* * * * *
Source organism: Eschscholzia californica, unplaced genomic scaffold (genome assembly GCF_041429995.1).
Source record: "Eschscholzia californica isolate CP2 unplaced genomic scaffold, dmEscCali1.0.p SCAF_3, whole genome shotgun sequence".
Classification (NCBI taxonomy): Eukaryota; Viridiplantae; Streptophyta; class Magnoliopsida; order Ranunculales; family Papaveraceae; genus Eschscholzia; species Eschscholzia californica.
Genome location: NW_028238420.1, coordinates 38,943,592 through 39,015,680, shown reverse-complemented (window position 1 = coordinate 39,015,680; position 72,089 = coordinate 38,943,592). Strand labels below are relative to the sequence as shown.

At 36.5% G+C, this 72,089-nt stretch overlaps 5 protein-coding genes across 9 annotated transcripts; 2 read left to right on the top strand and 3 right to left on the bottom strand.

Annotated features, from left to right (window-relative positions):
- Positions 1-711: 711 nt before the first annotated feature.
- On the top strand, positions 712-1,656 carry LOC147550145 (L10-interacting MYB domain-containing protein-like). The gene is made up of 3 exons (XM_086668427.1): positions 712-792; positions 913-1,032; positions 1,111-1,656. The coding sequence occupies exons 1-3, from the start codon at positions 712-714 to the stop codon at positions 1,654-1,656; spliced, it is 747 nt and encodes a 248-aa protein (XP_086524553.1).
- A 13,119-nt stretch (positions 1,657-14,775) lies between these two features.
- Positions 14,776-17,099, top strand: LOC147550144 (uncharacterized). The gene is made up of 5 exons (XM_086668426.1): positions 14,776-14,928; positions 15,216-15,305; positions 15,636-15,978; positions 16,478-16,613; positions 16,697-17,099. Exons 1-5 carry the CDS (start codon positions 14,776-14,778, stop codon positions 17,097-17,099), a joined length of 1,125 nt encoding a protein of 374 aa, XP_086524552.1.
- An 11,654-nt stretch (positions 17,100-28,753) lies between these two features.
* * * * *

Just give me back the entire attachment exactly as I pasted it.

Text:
Source organism: Eschscholzia californica, unplaced genomic scaffold (genome assembly GCF_041429995.1).
Source record: "Eschscholzia californica isolate CP2 unplaced genomic scaffold, dmEscCali1.0.p SCAF_3, whole genome shotgun sequence".
Classification (NCBI taxonomy): Eukaryota; Viridiplantae; Streptophyta; class Magnoliopsida; order Ranunculales; family Papaveraceae; genus Eschscholzia; species Eschscholzia californica.
Genome location: NW_028238420.1, coordinates 38,943,592 through 39,015,680, shown reverse-complemented (window position 1 = coordinate 39,015,680; position 72,089 = coordinate 38,943,592). Strand labels below are relative to the sequence as shown.

At 36.5% G+C, this 72,089-nt stretch overlaps 5 protein-coding genes across 9 annotated transcripts; 2 read left to right on the top strand and 3 right to left on the bottom strand.

Annotated features, from left to right (window-relative positions):
- Positions 1-711: 711 nt before the first annotated feature.
- On the top strand, positions 712-1,656 carry LOC147550145 (L10-interacting MYB domain-containing protein-like). The gene is made up of 3 exons (XM_086668427.1): positions 712-792; positions 913-1,032; positions 1,111-1,656. The coding sequence occupies exons 1-3, from the start codon at positions 712-714 to the stop codon at positions 1,654-1,656; spliced, it is 747 nt and encodes a 248-aa protein (XP_086524553.1).
- A 13,119-nt stretch (positions 1,657-14,775) lies between these two features.
- Positions 14,776-17,099, top strand: LOC147550144 (uncharacterized). The gene is made up of 5 exons (XM_086668426.1): positions 14,776-14,928; positions 15,216-15,305; positions 15,636-15,978; positions 16,478-16,613; positions 16,697-17,099. Exons 1-5 carry the CDS (start codon positions 14,776-14,778, stop codon positions 17,097-17,099), a joined length of 1,125 nt encoding a protein of 374 aa, XP_086524552.1.
- An 11,654-nt stretch (positions 17,100-28,753) lies between these two features.